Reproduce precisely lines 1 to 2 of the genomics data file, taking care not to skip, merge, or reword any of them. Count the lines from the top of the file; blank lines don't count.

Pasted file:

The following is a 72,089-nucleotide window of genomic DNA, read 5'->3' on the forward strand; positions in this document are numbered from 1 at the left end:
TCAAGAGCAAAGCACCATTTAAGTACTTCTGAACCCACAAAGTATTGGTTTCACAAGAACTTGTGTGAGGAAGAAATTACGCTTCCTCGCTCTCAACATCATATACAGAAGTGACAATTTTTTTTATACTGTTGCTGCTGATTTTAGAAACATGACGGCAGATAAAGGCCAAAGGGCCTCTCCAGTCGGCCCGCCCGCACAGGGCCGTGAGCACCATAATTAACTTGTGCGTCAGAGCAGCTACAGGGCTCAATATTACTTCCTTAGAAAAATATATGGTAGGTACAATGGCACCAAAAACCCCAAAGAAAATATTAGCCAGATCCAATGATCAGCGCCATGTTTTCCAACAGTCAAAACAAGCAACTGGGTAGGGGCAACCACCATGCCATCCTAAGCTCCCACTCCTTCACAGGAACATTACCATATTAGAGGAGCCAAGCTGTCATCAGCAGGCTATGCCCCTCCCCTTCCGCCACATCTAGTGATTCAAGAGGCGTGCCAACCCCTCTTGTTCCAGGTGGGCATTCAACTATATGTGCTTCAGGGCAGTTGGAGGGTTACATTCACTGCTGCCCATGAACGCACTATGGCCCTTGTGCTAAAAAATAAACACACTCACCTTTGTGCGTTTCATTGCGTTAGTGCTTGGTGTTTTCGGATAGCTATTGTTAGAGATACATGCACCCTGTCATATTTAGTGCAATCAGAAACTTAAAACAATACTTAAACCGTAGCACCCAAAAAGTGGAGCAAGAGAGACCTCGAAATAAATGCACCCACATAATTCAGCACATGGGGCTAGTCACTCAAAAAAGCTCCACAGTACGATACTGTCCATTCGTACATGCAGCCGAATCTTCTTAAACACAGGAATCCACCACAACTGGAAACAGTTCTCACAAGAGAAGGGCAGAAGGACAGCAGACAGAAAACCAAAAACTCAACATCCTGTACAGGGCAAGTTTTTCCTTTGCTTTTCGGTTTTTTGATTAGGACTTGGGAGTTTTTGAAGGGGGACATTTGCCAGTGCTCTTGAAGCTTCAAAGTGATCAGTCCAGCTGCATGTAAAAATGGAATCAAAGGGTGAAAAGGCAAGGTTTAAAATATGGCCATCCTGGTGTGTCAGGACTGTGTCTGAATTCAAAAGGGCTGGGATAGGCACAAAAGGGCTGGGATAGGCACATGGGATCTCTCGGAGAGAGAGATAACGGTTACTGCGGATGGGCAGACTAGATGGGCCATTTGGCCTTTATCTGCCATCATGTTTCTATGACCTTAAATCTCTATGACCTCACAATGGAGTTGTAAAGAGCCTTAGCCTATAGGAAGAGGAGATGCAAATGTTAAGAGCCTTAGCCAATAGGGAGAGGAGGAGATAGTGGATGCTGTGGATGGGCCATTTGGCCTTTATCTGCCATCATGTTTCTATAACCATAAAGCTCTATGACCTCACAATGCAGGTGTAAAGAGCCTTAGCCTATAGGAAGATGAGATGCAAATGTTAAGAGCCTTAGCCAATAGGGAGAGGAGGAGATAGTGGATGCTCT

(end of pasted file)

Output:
The following is a 72,089-nucleotide window of genomic DNA, read 5'->3' on the forward strand; positions in this document are numbered from 1 at the left end:
TCAAGAGCAAAGCACCATTTAAGTACTTCTGAACCCACAAAGTATTGGTTTCACAAGAACTTGTGTGAGGAAGAAATTACGCTTCCTCGCTCTCAACATCATATACAGAAGTGACAATTTTTTTTATACTGTTGCTGCTGATTTTAGAAACATGACGGCAGATAAAGGCCAAAGGGCCTCTCCAGTCGGCCCGCCCGCACAGGGCCGTGAGCACCATAATTAACTTGTGCGTCAGAGCAGCTACAGGGCTCAATATTACTTCCTTAGAAAAATATATGGTAGGTACAATGGCACCAAAAACCCCAAAGAAAATATTAGCCAGATCCAATGATCAGCGCCATGTTTTCCAACAGTCAAAACAAGCAACTGGGTAGGGGCAACCACCATGCCATCCTAAGCTCCCACTCCTTCACAGGAACATTACCATATTAGAGGAGCCAAGCTGTCATCAGCAGGCTATGCCCCTCCCCTTCCGCCACATCTAGTGATTCAAGAGGCGTGCCAACCCCTCTTGTTCCAGGTGGGCATTCAACTATATGTGCTTCAGGGCAGTTGGAGGGTTACATTCACTGCTGCCCATGAACGCACTATGGCCCTTGTGCTAAAAAATAAACACACTCACCTTTGTGCGTTTCATTGCGTTAGTGCTTGGTGTTTTCGGATAGCTATTGTTAGAGATACATGCACCCTGTCATATTTAGTGCAATCAGAAACTTAAAACAATACTTAAACCGTAGCACCCAAAAAGTGGAGCAAGAGAGACCTCGAAATAAATGCACCCACATAATTCAGCACATGGGGCTAGTCACTCAAAAAAGCTCCACAGTACGATACTGTCCATTCGTACATGCAGCCGAATCTTCTTAAACACAGGAATCCACCACAACTGGAAACAGTTCTCACAAGAGAAGGGCAGAAGGACAGCAGACAGAAAACCAAAAACTCAACATCCTGTACAGGGCAAGTTTTTCCTTTGCTTTTCGGTTTTTTGATTAGGACTTGGGAGTTTTTGAAGGGGGACATTTGCCAGTGCTCTTGAAGCTTCAAAGTGATCAGTCCAGCTGCATGTAAAAATGGAATCAAAGGGTGAAAAGGCAAGGTTTAAAATATGGCCATCCTGGTGTGTCAGGACTGTGTCTGAATTCAAAAGGGCTGGGATAGGCACAAAAGGGCTGGGATAGGCACATGGGATCTCTCGGAGAGAGAGATAACGGTTACTGCGGATGGGCAGACTAGATGGGCCATTTGGCCTTTATCTGCCATCATGTTTCTATGACCTTAAATCTCTATGACCTCACAATGGAGTTGTAAAGAGCCTTAGCCTATAGGAAGAGGAGATGCAAATGTTAAGAGCCTTAGCCAATAGGGAGAGGAGGAGATAGTGGATGCTGTGGATGGGCCATTTGGCCTTTATCTGCCATCATGTTTCTATAACCATAAAGCTCTATGACCTCACAATGCAGGTGTAAAGAGCCTTAGCCTATAGGAAGATGAGATGCAAATGTTAAGAGCCTTAGCCAATAGGGAGAGGAGGAGATAGTGGATGCTCT